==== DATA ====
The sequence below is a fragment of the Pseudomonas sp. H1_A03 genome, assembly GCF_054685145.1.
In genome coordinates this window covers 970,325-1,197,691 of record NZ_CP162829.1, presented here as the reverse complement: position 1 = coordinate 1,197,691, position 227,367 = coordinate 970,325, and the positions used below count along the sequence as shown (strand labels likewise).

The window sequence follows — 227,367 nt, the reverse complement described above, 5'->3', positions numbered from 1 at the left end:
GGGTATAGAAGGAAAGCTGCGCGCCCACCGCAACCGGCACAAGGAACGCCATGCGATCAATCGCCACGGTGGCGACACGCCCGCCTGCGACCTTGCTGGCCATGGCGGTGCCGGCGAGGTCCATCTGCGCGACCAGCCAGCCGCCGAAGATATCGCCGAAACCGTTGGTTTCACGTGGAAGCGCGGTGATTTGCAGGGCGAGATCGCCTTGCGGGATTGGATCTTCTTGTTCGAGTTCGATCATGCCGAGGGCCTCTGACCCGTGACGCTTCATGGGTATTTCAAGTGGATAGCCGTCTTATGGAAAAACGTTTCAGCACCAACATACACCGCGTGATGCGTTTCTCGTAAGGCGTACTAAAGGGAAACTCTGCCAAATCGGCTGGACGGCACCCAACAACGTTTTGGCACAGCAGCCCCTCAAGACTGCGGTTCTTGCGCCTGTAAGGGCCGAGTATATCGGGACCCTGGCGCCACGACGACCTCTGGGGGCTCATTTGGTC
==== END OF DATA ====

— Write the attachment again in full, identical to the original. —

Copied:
The sequence below is a fragment of the Pseudomonas sp. H1_A03 genome, assembly GCF_054685145.1.
In genome coordinates this window covers 970,325-1,197,691 of record NZ_CP162829.1, presented here as the reverse complement: position 1 = coordinate 1,197,691, position 227,367 = coordinate 970,325, and the positions used below count along the sequence as shown (strand labels likewise).

The window sequence follows — 227,367 nt, the reverse complement described above, 5'->3', positions numbered from 1 at the left end:
GGGTATAGAAGGAAAGCTGCGCGCCCACCGCAACCGGCACAAGGAACGCCATGCGATCAATCGCCACGGTGGCGACACGCCCGCCTGCGACCTTGCTGGCCATGGCGGTGCCGGCGAGGTCCATCTGCGCGACCAGCCAGCCGCCGAAGATATCGCCGAAACCGTTGGTTTCACGTGGAAGCGCGGTGATTTGCAGGGCGAGATCGCCTTGCGGGATTGGATCTTCTTGTTCGAGTTCGATCATGCCGAGGGCCTCTGACCCGTGACGCTTCATGGGTATTTCAAGTGGATAGCCGTCTTATGGAAAAACGTTTCAGCACCAACATACACCGCGTGATGCGTTTCTCGTAAGGCGTACTAAAGGGAAACTCTGCCAAATCGGCTGGACGGCACCCAACAACGTTTTGGCACAGCAGCCCCTCAAGACTGCGGTTCTTGCGCCTGTAAGGGCCGAGTATATCGGGACCCTGGCGCCACGACGACCTCTGGGGGCTCATTTGGTC